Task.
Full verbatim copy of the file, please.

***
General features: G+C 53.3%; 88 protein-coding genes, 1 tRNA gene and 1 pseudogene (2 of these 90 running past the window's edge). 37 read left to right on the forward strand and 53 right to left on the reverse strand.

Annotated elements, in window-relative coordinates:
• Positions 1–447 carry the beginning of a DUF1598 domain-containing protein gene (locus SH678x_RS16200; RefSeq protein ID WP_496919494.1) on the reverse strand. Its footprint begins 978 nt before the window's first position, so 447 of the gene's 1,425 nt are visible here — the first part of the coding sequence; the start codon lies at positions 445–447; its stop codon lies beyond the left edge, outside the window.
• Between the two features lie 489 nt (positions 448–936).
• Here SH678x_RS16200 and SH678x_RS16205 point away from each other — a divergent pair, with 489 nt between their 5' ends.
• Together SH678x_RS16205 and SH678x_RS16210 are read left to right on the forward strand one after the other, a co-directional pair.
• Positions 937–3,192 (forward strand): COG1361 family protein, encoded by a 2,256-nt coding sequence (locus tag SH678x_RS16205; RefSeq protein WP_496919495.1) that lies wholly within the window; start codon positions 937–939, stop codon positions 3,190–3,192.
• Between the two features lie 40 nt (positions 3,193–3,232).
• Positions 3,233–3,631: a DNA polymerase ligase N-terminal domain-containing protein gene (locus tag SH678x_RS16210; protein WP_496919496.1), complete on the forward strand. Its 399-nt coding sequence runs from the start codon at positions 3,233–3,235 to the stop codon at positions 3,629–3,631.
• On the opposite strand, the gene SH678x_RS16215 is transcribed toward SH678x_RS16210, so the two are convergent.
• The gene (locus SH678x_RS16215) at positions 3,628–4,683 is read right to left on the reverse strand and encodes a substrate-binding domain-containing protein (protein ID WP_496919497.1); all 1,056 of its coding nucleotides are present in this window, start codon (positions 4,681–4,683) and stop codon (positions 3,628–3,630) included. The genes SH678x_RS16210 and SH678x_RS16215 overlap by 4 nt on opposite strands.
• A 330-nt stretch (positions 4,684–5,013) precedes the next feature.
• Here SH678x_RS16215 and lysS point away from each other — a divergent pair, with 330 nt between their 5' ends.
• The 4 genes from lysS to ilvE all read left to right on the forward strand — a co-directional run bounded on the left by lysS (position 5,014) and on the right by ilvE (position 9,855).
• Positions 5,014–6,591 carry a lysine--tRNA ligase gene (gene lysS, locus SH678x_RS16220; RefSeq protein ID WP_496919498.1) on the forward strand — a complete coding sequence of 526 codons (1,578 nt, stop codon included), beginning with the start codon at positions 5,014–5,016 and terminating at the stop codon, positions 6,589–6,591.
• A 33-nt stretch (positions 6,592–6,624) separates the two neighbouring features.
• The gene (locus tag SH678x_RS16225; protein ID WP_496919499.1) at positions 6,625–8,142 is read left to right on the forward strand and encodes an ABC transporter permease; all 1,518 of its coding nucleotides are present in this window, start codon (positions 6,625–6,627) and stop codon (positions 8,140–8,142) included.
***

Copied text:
General features: G+C 53.3%; 88 protein-coding genes, 1 tRNA gene and 1 pseudogene (2 of these 90 running past the window's edge). 37 read left to right on the forward strand and 53 right to left on the reverse strand.

Annotated elements, in window-relative coordinates:
• Positions 1–447 carry the beginning of a DUF1598 domain-containing protein gene (locus SH678x_RS16200; RefSeq protein ID WP_496919494.1) on the reverse strand. Its footprint begins 978 nt before the window's first position, so 447 of the gene's 1,425 nt are visible here — the first part of the coding sequence; the start codon lies at positions 445–447; its stop codon lies beyond the left edge, outside the window.
• Between the two features lie 489 nt (positions 448–936).
• Here SH678x_RS16200 and SH678x_RS16205 point away from each other — a divergent pair, with 489 nt between their 5' ends.
• Together SH678x_RS16205 and SH678x_RS16210 are read left to right on the forward strand one after the other, a co-directional pair.
• Positions 937–3,192 (forward strand): COG1361 family protein, encoded by a 2,256-nt coding sequence (locus tag SH678x_RS16205; RefSeq protein WP_496919495.1) that lies wholly within the window; start codon positions 937–939, stop codon positions 3,190–3,192.
• Between the two features lie 40 nt (positions 3,193–3,232).
• Positions 3,233–3,631: a DNA polymerase ligase N-terminal domain-containing protein gene (locus tag SH678x_RS16210; protein WP_496919496.1), complete on the forward strand. Its 399-nt coding sequence runs from the start codon at positions 3,233–3,235 to the stop codon at positions 3,629–3,631.
• On the opposite strand, the gene SH678x_RS16215 is transcribed toward SH678x_RS16210, so the two are convergent.
• The gene (locus SH678x_RS16215) at positions 3,628–4,683 is read right to left on the reverse strand and encodes a substrate-binding domain-containing protein (protein ID WP_496919497.1); all 1,056 of its coding nucleotides are present in this window, start codon (positions 4,681–4,683) and stop codon (positions 3,628–3,630) included. The genes SH678x_RS16210 and SH678x_RS16215 overlap by 4 nt on opposite strands.
• A 330-nt stretch (positions 4,684–5,013) precedes the next feature.
• Here SH678x_RS16215 and lysS point away from each other — a divergent pair, with 330 nt between their 5' ends.
• The 4 genes from lysS to ilvE all read left to right on the forward strand — a co-directional run bounded on the left by lysS (position 5,014) and on the right by ilvE (position 9,855).
• Positions 5,014–6,591 carry a lysine--tRNA ligase gene (gene lysS, locus SH678x_RS16220; RefSeq protein ID WP_496919498.1) on the forward strand — a complete coding sequence of 526 codons (1,578 nt, stop codon included), beginning with the start codon at positions 5,014–5,016 and terminating at the stop codon, positions 6,589–6,591.
• A 33-nt stretch (positions 6,592–6,624) separates the two neighbouring features.
• The gene (locus tag SH678x_RS16225; protein ID WP_496919499.1) at positions 6,625–8,142 is read left to right on the forward strand and encodes an ABC transporter permease; all 1,518 of its coding nucleotides are present in this window, start codon (positions 6,625–6,627) and stop codon (positions 8,140–8,142) included.